Catherine the Great has been told over and over again in film, played by everyone from Jeanne Moreau to Julia Ormond to Jayne Meadows to Bette Davis to Catherine Zeta-Jones to Tallulah Bankhead and even my old boss Viveca Lindfors. Actually in 1934, the year of The Scarlet Empress, The Rise of Catherine the Great also came out, starring Elisabeth Bergner -- ironically, Dietrich had been minor supporting actress to Bergner's leading lady in a production of The Taming of the Shrew back when they were both young actresses in Berlin. But the Von Sternberg/Dietrich version is the one everyone remembers.
Shirley Temple -- excuse me, Marlene Dietrich, swinging in a flower-filled garden, a la Fragonard. Dietrich's performance is best described as smirk-inducing. Seeing the world-weary, cosmopolitan, bisexual, chic Marlene Dietrich playing wide-eyed, curly-topped innocent is, well, as ridiculous as it sounds.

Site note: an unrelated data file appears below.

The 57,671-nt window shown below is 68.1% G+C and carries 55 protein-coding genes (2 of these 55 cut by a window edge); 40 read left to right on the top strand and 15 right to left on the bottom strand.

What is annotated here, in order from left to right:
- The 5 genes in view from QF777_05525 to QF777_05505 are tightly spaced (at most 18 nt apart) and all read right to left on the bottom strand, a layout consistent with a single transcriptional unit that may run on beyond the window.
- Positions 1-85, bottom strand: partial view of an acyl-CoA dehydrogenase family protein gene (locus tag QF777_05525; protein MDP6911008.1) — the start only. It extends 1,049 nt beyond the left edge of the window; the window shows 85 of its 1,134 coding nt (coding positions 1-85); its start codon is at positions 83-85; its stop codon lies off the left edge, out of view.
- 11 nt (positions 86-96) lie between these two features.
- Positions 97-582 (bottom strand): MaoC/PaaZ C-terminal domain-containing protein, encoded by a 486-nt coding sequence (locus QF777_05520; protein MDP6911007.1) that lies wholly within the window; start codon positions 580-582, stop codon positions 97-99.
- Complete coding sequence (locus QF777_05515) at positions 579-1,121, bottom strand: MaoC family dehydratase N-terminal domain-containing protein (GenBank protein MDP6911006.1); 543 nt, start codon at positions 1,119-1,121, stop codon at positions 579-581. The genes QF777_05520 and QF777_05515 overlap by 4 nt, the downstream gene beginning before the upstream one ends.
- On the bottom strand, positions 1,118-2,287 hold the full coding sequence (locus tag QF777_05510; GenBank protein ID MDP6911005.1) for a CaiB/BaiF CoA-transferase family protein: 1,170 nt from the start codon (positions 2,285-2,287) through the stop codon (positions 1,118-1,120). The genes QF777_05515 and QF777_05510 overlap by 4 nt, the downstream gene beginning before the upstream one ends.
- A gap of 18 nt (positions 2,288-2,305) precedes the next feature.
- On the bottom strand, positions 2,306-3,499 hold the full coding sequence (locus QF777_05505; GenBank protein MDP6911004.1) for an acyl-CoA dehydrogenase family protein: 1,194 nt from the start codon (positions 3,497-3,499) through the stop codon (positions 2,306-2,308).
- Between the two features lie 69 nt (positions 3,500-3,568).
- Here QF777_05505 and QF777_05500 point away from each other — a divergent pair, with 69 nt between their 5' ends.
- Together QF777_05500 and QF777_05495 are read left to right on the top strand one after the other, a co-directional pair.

The emissary of barbaric Russia arrives in the person of Alexei, Fabio-like hunk John Lodge. Lodge's acting career was very brief -- he only made a few films (and actually turned down a role in Mae West's She Done Him Wrong). He went on to become a congressman and governor of Connecticut, as well as ambassador to Spain. He has been sent to bring the young princess to Russia to marry the Grand Duke. There is much riding through great drifts of snow in piles of fur. Lodge leers at Dietrich, Dietrich continues to maintain the affect of someone with mild brain damage. More snow, more horses, more extras, more furs, more leering, more faux-naif Marlene, more snow, more furs, more horses, more snow. Brrrrrrr!
The set design of The Scarlet Empress is legendary, setting some kind of benchmark for the bizarre and it's when we hit Russia that it goes full-on bonkers. Doors 15 feet high and eight feet across that require a bevy of hoopskirted extras to open and close. Gargoyles looming over the tops of chairs, life-size skeletons serving as candelabrum: This is gothic home decor at it finest!